Letter: Right of Housatonic vote would set precedent

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To the editor:

The South Berkshire County town of Sheffield has long been a trailblazer. Its Declaration of 1773 was an early manifesto for human rights, whose words were echoed in the Declaration of Independence three years later. It was in Sheffield that Elizabeth Freeman, sometimes known as Mom Bet, sued for and won her freedom in 1781, in one of the cases that led to the abolition of slavery in Massachusetts in 1783, eight decades before the Emancipation Proclamation.

Once again Sheffield is on the forefront of radical change. At Monday's annual town meeting local residents will vote on an initiative to recognize the right of the Housatonic River to "exist, flourish, regenerate, evolve, and be restored." Essentially this would put the river on the same legal footing that corporations enjoy (but without their deep pockets). It would give citizens the right to sue on behalf of the river.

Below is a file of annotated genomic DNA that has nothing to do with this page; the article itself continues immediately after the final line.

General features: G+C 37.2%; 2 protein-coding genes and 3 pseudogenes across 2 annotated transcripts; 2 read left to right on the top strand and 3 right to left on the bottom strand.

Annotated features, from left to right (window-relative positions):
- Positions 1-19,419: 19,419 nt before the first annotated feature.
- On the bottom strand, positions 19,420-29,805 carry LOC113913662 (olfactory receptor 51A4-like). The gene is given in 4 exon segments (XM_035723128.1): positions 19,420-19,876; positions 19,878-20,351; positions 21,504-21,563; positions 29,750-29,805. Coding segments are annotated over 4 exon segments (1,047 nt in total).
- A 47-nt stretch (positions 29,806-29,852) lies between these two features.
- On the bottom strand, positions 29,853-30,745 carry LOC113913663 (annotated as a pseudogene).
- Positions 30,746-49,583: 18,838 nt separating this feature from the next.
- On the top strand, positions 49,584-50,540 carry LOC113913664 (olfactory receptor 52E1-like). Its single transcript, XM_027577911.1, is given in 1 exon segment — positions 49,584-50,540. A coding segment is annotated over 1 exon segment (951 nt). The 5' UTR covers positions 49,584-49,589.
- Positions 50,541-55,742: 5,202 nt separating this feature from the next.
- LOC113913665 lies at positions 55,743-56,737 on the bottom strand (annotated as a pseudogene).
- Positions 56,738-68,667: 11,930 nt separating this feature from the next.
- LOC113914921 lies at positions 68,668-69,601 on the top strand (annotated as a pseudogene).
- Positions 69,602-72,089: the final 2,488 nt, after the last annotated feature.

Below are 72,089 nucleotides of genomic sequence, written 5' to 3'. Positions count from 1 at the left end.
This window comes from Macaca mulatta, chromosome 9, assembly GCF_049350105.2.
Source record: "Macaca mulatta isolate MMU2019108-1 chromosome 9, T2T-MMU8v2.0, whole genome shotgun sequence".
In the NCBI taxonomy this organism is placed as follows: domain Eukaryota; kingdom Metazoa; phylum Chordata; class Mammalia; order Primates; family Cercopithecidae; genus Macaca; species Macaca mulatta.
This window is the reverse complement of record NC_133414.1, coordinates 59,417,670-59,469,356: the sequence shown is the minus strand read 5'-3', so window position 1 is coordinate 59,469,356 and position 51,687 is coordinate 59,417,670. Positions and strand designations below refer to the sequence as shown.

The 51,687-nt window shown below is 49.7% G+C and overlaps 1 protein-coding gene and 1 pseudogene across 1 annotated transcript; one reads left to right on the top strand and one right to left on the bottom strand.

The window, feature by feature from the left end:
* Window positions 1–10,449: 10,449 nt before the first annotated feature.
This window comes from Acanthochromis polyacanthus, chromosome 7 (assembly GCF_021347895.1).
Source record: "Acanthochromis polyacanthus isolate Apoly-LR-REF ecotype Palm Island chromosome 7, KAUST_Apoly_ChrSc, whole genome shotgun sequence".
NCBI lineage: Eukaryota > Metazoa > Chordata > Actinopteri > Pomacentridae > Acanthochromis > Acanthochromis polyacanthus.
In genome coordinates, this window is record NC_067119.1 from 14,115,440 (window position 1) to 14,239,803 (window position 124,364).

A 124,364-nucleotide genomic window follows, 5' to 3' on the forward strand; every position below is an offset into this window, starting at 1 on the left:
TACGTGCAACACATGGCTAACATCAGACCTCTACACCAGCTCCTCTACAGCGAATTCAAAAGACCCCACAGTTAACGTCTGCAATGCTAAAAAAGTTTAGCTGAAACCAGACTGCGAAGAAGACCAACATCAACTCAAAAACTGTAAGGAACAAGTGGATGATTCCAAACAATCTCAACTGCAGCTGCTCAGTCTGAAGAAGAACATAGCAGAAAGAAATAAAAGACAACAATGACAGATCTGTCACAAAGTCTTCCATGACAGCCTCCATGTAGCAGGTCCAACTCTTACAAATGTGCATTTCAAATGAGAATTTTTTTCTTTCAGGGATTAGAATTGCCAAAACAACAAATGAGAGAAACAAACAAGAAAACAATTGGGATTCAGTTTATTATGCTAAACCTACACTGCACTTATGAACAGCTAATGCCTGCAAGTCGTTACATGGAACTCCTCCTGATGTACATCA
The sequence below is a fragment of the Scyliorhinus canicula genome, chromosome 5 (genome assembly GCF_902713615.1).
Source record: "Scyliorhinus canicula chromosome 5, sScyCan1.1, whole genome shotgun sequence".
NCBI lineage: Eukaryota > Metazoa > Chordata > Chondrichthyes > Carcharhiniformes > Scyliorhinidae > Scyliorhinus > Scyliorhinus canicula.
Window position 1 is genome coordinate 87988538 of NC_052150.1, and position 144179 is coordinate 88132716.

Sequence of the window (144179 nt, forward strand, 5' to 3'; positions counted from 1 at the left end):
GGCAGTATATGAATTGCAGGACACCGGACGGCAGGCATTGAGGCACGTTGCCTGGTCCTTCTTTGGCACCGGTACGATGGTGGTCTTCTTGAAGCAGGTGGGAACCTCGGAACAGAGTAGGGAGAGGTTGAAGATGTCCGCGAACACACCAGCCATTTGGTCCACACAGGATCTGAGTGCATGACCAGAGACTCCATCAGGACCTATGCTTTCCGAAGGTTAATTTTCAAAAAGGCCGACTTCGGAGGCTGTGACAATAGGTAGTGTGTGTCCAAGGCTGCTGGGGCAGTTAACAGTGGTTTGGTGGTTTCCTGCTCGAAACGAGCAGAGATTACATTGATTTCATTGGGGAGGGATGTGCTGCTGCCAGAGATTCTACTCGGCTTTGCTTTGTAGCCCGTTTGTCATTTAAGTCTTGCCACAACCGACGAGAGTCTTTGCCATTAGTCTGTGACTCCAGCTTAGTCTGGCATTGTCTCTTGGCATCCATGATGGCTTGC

The proposed Sheffield law would be the first of its kind in Massachusetts, although it follows on the heels of dozens of similar laws in this country, and is part of an emerging global approach to environmental protection, one enshrined in the constitutions of Ecuador and Brazil, and increasingly taken up by indigenous nations.

If you live in Sheffield and want to be on the forefront of creating a more sustainable world, vote Yes on this initiative at the town meeting on Monday, June 29. If you live elsewhere, you can learn more about this rights-based approach to creating a more sustainable world at the Center for Environmental Rights, www.centerforenvironmentalrights.org/

As the COVID-19 crisis upends so many aspects of our lives, it's a good time to consider transformational change that could redeem this tragedy and leave us in a better place than we were before, a place where the ecosystems that sustain us have rights, too.

Janet Jensen,




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